Imagine, if you will, two colored stones. Both exhibit good color. Both are relatively inclusion free. Both tip the scale at about the same weight. But one was cut better, and it’s simply more beautiful. Should you pay a premium price for it? Conventional wisdom holds that the answer is yes. Obtaining a good cut usually means greater weight loss in cutting and higher pay for a more skilled cutter, expenses which can only be recovered through a higher price or a lower profit margin. In theory, the market should be willing to pay a premium for the beauty of a better cut.
The revolutionary PolishPlus process with MiracleMedia is a new mass finishing technology developed by Peter Richardson of Aurum Plus Resource and Development Co. in San Bernardino, California. The resulting polish is reportedly comparable to the finest finishes attained on supercomputer, space, and other high-tech components. Surface finish thus far was measured at 13.9 angstroms.
Casting is one way to move into production, but you can also take your first steps into multiples without mastering the intricacies of molten metal. PMC’s moldable qualities make it well suited for short-run production. In producing multiples in PMC, you’ll use the same techniques used to transfer textures or to produce PMC components for one-of-a-kind bracelets. If you can create a single piece by pressing PMC into a mold, you can do it dozens of times..
An experienced bench jeweler will often be able to create almost any design that doesn’t actually violate the laws of physics. But colored stones are softer and typically less durable than diamonds, and a setting designed for a diamond may spell disaster with an opal or an emerald. The resulting creation may be beautiful when you first present it to the customer, but if the piece is worn frequently, it’s likely to make a quick return to the jeweler’s bench for repair. In this article expert gem setters share their tips and warnings for working with colored stones.
The art of self-promotion is less about celebrity than it is about perseverance. Breaking into print doesn’t take a magic touch or fabulous connections in the publishing world. It does take attractive work, some basic materials such as photos and press releases, a dollop of good luck, and a willingness to keep trying until that luck turns up.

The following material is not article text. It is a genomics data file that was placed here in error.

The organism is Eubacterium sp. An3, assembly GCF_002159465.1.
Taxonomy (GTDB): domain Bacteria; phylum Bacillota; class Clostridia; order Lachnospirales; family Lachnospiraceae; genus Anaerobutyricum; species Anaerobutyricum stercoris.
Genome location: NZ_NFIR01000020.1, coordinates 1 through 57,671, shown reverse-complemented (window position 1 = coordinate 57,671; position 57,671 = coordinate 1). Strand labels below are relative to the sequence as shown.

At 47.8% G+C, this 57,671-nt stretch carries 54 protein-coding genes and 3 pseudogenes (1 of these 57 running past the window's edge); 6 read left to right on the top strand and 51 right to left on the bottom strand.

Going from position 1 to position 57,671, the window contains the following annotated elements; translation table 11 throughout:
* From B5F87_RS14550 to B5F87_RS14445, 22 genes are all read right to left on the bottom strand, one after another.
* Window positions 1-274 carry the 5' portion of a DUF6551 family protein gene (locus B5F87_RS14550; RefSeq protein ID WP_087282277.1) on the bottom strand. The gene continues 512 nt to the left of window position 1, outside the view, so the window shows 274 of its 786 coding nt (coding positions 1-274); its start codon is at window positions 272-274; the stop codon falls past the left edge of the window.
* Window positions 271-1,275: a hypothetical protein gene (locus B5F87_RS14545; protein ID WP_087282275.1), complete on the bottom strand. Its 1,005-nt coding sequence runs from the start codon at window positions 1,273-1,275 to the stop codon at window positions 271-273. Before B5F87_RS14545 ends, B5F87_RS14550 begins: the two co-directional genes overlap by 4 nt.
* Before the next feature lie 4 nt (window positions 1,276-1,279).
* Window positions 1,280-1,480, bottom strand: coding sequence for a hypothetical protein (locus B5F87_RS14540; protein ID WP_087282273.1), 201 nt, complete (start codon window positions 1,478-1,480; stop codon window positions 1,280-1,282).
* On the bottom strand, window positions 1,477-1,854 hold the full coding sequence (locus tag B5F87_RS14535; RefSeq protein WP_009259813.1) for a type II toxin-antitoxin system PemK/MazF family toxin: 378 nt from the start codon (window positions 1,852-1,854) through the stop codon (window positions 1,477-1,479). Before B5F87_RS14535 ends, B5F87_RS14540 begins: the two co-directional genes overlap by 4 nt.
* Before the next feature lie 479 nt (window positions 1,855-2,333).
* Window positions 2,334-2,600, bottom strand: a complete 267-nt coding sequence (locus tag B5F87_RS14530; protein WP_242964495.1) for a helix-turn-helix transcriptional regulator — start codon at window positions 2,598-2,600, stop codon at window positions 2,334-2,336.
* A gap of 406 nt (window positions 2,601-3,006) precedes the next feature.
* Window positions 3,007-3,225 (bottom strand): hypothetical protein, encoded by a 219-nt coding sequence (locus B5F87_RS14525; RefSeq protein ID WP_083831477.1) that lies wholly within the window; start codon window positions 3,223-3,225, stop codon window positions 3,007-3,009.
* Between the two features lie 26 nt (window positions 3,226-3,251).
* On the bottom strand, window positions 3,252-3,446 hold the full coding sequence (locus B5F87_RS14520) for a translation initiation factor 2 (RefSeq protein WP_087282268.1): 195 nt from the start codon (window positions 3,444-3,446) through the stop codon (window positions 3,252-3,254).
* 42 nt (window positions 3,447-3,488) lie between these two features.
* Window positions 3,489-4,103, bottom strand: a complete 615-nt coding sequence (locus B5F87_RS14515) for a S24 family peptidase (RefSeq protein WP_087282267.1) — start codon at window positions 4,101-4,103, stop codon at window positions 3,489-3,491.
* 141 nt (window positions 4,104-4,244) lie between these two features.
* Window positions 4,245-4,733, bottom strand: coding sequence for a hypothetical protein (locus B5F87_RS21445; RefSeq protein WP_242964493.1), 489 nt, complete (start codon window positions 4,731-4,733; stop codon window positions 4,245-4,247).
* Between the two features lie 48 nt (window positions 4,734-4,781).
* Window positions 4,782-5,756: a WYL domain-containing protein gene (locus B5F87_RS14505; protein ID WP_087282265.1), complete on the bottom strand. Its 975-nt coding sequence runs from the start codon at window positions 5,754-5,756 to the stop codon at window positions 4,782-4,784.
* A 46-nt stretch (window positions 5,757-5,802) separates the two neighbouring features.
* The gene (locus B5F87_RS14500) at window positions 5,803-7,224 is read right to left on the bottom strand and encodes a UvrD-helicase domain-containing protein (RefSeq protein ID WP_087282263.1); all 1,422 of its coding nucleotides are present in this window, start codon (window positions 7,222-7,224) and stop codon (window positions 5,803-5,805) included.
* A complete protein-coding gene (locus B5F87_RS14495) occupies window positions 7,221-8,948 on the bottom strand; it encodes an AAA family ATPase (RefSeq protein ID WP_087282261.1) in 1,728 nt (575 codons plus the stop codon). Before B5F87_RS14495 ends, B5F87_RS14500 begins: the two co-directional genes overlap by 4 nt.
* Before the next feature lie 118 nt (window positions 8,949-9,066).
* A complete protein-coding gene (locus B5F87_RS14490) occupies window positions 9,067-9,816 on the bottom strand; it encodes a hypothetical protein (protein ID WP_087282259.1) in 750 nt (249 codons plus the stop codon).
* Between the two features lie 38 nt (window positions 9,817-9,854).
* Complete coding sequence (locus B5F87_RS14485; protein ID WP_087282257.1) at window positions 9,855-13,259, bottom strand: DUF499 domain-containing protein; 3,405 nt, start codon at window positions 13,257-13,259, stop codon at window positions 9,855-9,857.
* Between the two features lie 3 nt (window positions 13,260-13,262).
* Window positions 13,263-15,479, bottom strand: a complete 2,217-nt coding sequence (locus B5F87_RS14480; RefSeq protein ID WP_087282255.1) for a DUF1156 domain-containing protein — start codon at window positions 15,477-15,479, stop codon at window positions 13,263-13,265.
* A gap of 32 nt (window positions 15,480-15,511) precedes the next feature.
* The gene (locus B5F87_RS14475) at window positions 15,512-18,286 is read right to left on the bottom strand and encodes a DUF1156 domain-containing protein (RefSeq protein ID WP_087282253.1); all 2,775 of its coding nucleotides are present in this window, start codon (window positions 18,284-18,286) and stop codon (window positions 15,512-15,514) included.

The doors to the craft show have opened, and customers are beginning to make their way down the aisle. One stops at your booth to look at your PMC jewelry.’What is this?’ she asks. That question looms large for many in the PMC community. Do you answer ‘Fine Silver’ or ‘Precious Metal Clay’? Both are technically correct, so the question is, which will help you make the sale?.
At most trade shows, you could stock up on enough pens, notepads, tote bags, and keychains to start a thriving second business as a flea-market dealer. The problem with such giveaways isn’t that they aren’t useful; it’s that there are so many such items handed out that they make only a minimal impression, at best.
When Chinese freshwater pearls began flooding the market several years ago, craft artists took notice. It is not that pearls were new to them. Studio jewelers had been incorporating pearls into their designs for decades, long before the current wave of Chinese freshwater pearls reached these shores. But the growing availability of Chinese freshwater pearls has allowed artists to indulge their passion for pearls as they never could before.
When most of us talk about innovation, we are talking about new tools and techniques. But innovation is not exclusively about technology. It is about the way technology is used. A look behind the scenes in many small shops proves that new technology is often a response to innovative impulses, rather than a source of them. The result of such questioning may be new tools, merchandise, or techniques. In almost all cases, though, being innovative for these small companies means changing the way they do business to be more efficient, creative, and productive.
For jewelry artists, it iss an opportunity to sell work that has become difficult to place at price-conscious mainstream jewelry stores. For the public, it iss a chance to buy innovative jewelry that they might otherwise never have seen. And for the savvy retailer — be it a gallery owner or just an independent jeweler looking for something to set her store apart from the crowd — it iss a great place to find new sources.